800px-StudyingIt is generally assumed that telling friends and family about your current goals is beneficial. A great deal of research has shown that when people explicitly state their intentions, they are more likely to follow through. This might be for a number of reasons including the need for self-consistency and the benefits of social support.

However, a recent investigation showed that publicizing your goals may actually lead to a lower likelihood of working toward them. In 4 studies, Peter Gollwitzer and colleagues (2009) asked people to report how important certain goals were to them. These responses were then turned into the experimenter who read them over (making them socially known) or set it aside without looking at them (making them private). Following this, the students completed tasks that were related to their goals. In all studies, they found that while both groups were made up of people strongly committed to their goals, it was people who kept their goals private that were more likely to actually engage in behaviors that were consistent with their intentions.

This finding, while somewhat surprising, is actually consistent with work done by classic theorists such as Kurt Lewin. Namely, the act of stating one’s intentions publicly is symbolic and creates a premature feeling of success, leading people to feel as if they’re already on their way to achieving their goals. In turn, this false sense of accomplishment makes people less likely to engage in the necessary behaviors for achieving those goals. And with this, I’m off to work on some of my own goals, none of which I can or should tell you about.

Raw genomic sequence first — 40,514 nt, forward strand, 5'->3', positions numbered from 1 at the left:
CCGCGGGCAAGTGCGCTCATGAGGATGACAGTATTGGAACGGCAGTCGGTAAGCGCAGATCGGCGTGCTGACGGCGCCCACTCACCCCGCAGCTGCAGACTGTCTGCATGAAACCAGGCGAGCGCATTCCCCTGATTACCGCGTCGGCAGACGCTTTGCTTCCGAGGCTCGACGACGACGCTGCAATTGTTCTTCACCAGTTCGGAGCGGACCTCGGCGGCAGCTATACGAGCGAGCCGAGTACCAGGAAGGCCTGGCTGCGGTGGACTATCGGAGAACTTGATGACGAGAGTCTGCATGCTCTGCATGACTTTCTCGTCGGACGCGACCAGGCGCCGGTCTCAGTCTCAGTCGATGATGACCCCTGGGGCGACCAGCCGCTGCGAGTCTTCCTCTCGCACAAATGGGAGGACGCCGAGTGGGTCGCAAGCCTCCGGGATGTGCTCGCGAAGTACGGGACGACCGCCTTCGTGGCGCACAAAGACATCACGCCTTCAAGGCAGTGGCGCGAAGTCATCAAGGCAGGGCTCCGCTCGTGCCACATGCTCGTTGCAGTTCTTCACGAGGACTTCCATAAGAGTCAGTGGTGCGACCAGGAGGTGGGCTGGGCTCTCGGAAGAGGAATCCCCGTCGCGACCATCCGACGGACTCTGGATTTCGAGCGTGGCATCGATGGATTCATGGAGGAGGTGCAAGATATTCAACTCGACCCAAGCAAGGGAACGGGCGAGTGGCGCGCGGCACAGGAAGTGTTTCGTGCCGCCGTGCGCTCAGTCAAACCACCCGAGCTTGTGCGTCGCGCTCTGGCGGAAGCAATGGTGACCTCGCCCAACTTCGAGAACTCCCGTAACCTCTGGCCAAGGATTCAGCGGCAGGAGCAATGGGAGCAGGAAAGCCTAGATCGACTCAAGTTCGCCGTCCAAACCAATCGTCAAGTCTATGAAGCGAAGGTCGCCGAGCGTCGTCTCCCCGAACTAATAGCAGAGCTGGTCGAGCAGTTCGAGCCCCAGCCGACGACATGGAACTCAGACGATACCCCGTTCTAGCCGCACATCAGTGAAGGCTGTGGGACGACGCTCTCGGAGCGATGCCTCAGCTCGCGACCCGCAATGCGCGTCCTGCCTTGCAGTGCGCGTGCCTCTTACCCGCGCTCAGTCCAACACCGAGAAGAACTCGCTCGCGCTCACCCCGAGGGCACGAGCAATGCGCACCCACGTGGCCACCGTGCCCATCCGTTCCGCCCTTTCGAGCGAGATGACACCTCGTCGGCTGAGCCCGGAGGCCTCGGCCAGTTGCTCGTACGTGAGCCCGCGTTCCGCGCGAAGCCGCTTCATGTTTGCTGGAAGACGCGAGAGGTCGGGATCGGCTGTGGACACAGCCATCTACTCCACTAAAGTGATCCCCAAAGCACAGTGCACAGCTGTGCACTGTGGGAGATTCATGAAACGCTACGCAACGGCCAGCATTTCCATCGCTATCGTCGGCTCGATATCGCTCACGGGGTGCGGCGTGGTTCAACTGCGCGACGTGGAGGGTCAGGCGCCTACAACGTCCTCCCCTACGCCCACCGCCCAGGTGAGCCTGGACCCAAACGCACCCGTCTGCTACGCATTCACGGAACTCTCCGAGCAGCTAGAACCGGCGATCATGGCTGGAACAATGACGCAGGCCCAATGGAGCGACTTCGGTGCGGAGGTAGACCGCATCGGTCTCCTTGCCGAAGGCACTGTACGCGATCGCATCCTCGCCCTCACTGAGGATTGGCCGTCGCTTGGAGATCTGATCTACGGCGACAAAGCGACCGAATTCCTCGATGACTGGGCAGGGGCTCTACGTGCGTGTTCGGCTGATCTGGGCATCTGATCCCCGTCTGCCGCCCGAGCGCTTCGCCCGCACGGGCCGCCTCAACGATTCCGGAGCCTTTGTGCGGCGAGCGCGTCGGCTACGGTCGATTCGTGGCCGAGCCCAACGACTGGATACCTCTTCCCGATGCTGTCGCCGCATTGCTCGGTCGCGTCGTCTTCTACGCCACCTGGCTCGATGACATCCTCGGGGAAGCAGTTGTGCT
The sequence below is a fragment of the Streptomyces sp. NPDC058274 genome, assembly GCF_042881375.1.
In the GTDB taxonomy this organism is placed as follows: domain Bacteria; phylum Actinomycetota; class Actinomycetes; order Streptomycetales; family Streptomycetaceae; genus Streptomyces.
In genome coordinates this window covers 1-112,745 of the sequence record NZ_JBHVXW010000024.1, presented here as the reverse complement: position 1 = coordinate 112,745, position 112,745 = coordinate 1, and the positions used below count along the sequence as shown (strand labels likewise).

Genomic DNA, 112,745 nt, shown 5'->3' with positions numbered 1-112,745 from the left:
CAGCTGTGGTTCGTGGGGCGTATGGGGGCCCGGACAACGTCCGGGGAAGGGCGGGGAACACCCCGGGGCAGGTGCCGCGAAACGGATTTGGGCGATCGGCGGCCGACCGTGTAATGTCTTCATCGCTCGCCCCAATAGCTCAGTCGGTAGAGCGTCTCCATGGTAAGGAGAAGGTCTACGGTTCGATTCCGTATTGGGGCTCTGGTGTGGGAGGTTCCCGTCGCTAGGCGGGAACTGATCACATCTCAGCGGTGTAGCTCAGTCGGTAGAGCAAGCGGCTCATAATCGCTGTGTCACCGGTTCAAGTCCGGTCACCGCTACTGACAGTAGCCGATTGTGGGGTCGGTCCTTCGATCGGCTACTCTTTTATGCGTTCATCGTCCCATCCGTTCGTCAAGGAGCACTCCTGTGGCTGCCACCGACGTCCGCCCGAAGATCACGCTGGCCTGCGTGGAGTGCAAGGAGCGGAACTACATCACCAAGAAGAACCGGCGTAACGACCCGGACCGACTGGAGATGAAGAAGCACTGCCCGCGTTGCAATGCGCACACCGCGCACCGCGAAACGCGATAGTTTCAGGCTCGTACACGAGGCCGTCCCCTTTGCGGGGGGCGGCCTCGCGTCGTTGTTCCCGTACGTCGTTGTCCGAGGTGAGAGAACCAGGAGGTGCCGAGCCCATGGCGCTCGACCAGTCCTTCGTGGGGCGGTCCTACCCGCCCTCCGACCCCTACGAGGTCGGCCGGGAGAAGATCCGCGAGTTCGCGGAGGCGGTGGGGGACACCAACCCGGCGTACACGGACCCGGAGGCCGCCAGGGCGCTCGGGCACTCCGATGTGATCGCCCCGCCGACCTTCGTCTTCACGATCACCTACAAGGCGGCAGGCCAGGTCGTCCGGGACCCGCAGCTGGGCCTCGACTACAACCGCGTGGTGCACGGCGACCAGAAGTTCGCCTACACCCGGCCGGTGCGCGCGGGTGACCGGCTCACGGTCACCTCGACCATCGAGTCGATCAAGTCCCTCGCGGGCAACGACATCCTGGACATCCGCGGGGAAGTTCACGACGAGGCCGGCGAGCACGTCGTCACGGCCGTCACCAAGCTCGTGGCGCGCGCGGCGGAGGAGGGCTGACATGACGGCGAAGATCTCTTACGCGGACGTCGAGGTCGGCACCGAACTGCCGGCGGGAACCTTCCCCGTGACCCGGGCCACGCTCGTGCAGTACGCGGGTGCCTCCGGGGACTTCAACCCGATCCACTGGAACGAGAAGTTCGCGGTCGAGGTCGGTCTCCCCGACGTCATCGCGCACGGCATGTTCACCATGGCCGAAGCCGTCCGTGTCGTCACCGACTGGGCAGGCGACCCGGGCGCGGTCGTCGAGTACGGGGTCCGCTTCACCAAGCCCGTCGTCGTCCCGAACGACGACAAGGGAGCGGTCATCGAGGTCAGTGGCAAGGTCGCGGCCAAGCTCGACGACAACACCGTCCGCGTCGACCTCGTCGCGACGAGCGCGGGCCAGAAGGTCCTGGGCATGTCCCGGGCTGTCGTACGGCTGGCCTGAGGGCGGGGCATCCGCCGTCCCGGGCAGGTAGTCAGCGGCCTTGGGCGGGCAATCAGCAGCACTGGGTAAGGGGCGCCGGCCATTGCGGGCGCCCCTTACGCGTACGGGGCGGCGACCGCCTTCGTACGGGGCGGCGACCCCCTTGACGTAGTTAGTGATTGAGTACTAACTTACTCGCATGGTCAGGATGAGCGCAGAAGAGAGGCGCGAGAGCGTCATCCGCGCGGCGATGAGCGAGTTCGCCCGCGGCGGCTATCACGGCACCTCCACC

square-eye Does announcing your goals help you succeed?

square-eye Gollwitzer et al. (2009). When intentions go public: Does social reality widen the intention-behavior gap?

Motivation and dopamine

Dopamine_chemical_structureWhile we might be able to explain some human behavior with intrinsic motivation, the source of this motivation is difficult to pinpoint. The New York Times reported several studies focusing on the effects of dopamine, revealing that dopamine should no longer be thought of “as our little Bacchus in the brain.” Until recently, dopamine was thought of as a provider of “pleasure and reward.”

In one study, mice with significantly less dopamine seemed satisfied to lounge around as their bodies withered away, choosing death over the hardship of staggering a few inches to the food dish. These same mice acted normal when nibbles of food were brought to them—chewing, swallowing, even “wriggling [their] nose in apparent rodent satisfaction.”

These new studies on dopamine suggest it’s more about survival—“drive and motivation” as the New York Times writes—than some kind of adrenaline counterpart. If this is the case, then social psychologists can join up with behavioral geneticists to talk about motivation. We know, for example, of the social origins of motivation, but it’s quite another approach to suggest that even the motivation for getting out of bed has origins in the brain. The next step is to determine how dopamine is affected by social life.

Working out for health, not for beauty

female-bodybuilding

People exercise more for health than for anything else including beauty, according to the results of a poll which was conducted by EveryDay Health and American Council on Fitness. It’s really a good news that more and more people realize that the motivation for exercise could significantly influent the exercise results.